Considering a Career Change? Your First Steps Begin Here

By Cathy Goodwin

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Does this sound familiar?

“I know I need a new career. In fact, I’m way overdue for a career change. But I’m earning good money, I’ve been here awhile and I’m identified with this career field. Where do I get started?”

This story from Forbes describes Simon, an unhappy lawyer in Britain, who became a successful sculptor. You can read it here.

Here are the takeaways.
 

(1) Focus on finding a process – a structure to explore – rather than a quick fix.

When you first realize something isn’t working, it’s easy to rush in and look for quick solution. The truth is, change takes time and space.

If you take nothing else away from this post, remember this: Career change rarely proceeds in a straight line.
 

(2) Begin doing something different, even if it’s part-time, even if it’s not what you ultimately want to do.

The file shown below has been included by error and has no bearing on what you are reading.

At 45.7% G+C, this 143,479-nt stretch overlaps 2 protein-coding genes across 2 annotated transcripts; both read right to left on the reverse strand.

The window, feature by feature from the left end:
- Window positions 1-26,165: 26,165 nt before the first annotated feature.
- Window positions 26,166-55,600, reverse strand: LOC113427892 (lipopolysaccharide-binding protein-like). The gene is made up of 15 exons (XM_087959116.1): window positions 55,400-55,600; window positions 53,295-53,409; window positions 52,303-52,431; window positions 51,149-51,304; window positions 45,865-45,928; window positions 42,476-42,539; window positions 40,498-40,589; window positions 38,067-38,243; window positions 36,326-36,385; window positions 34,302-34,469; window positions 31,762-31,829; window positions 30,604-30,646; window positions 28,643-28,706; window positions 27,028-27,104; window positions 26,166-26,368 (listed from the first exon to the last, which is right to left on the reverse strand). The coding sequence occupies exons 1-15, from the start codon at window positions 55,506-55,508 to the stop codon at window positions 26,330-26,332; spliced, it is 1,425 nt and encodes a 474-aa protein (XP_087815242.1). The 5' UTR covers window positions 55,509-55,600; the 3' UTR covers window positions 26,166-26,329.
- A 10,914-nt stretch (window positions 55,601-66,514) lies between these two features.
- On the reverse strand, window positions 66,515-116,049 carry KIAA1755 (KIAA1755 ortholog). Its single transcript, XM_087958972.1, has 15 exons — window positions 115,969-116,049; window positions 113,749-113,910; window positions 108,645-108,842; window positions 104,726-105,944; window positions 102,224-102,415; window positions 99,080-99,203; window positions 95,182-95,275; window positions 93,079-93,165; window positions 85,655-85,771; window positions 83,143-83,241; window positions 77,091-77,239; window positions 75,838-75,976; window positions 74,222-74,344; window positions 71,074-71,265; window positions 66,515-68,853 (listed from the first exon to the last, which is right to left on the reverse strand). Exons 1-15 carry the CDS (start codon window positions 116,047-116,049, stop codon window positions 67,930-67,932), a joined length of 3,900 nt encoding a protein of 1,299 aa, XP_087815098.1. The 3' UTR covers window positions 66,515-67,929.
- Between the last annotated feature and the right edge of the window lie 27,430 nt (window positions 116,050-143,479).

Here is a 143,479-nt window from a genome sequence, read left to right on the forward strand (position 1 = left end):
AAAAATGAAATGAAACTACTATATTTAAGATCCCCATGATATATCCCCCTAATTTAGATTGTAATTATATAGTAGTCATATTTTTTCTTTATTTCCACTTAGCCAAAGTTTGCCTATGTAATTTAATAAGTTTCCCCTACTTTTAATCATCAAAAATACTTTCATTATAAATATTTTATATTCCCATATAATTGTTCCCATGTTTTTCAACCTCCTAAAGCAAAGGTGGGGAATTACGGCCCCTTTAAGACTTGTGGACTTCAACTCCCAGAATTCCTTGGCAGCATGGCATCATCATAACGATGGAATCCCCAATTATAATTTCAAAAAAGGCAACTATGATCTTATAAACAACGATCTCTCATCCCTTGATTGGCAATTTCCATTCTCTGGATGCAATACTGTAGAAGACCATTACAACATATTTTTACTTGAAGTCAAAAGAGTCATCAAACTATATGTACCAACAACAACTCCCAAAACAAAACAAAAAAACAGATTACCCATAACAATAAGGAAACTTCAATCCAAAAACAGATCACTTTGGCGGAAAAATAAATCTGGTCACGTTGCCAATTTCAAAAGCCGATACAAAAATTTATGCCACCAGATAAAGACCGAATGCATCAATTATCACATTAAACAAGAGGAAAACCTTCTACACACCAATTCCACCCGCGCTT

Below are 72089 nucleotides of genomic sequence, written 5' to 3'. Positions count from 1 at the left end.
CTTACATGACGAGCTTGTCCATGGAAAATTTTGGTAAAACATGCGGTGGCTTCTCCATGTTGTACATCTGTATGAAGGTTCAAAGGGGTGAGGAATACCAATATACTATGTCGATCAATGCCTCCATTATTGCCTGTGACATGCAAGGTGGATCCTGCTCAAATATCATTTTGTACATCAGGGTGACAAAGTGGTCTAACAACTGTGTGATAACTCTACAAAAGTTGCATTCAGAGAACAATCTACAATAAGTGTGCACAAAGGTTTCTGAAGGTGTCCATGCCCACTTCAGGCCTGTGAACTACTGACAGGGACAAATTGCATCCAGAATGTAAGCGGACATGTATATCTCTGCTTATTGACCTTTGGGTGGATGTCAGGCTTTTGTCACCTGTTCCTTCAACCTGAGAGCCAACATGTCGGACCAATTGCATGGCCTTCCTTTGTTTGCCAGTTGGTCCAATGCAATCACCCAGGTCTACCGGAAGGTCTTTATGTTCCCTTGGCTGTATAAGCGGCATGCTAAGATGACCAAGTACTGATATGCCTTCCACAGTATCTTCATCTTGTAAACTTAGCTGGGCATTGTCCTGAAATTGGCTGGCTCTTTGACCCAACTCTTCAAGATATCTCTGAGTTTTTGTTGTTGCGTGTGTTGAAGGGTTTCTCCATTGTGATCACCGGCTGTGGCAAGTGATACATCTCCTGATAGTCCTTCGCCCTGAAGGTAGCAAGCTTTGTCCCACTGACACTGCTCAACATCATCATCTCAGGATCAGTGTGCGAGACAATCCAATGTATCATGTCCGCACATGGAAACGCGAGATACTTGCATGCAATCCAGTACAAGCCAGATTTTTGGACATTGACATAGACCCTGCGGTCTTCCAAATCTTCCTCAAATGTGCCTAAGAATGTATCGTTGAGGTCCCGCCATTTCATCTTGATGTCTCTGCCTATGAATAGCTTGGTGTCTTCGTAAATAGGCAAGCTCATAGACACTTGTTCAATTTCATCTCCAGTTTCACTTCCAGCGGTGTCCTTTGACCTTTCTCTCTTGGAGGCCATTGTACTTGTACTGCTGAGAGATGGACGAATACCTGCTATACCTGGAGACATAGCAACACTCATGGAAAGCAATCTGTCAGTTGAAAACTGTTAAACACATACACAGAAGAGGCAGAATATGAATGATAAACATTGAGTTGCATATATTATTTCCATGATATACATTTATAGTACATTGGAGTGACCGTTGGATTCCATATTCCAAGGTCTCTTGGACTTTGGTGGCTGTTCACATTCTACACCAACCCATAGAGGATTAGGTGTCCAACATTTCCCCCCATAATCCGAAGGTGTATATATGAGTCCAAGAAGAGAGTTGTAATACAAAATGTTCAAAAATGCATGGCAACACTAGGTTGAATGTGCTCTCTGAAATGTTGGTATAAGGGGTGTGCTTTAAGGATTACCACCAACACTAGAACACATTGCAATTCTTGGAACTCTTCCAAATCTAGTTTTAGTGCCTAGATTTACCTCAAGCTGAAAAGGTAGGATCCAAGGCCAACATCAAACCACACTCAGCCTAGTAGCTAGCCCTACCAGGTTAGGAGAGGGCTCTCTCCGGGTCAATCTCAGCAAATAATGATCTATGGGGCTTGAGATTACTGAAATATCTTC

In this example, Simon the lawyer ran a gardening company and then a retail store. He unfroze his lawyerly persona, giving himself room to find something new.
 

(3) As you keep moving, you’ll find the solution serendipitously.

Simon bought some clay in an art store and forgot about it. He really wanted to paint. One day he turned back to the clay and his new career was born.
 

(4) Allow time to learn new skills.

This lawyer did house-sitting to gain time to learn without bringing in an income. You may decide to enter a degree program. Or you may research what leads to success in your field and create your own path.
 

(5) Choose mentors and advisors carefully.

Many people embark on a career change and achieve success without ever talking to a coach, consultant or counselor. You might need to hire a consultant for these reasons:

Some career coaches and consultants encourage you to sign on for a 3-month program. However, think before you sign up. Often a single one-off “Power Hour” session will be all you need. Think of a rocket lift-off: that initial surge of power gets the spaceship outside the gravity zone! After that, the ship continues on its own momentum with a lot less power needed. (If I’ve got this wrong and you’re an engineer, let me know!) 

 

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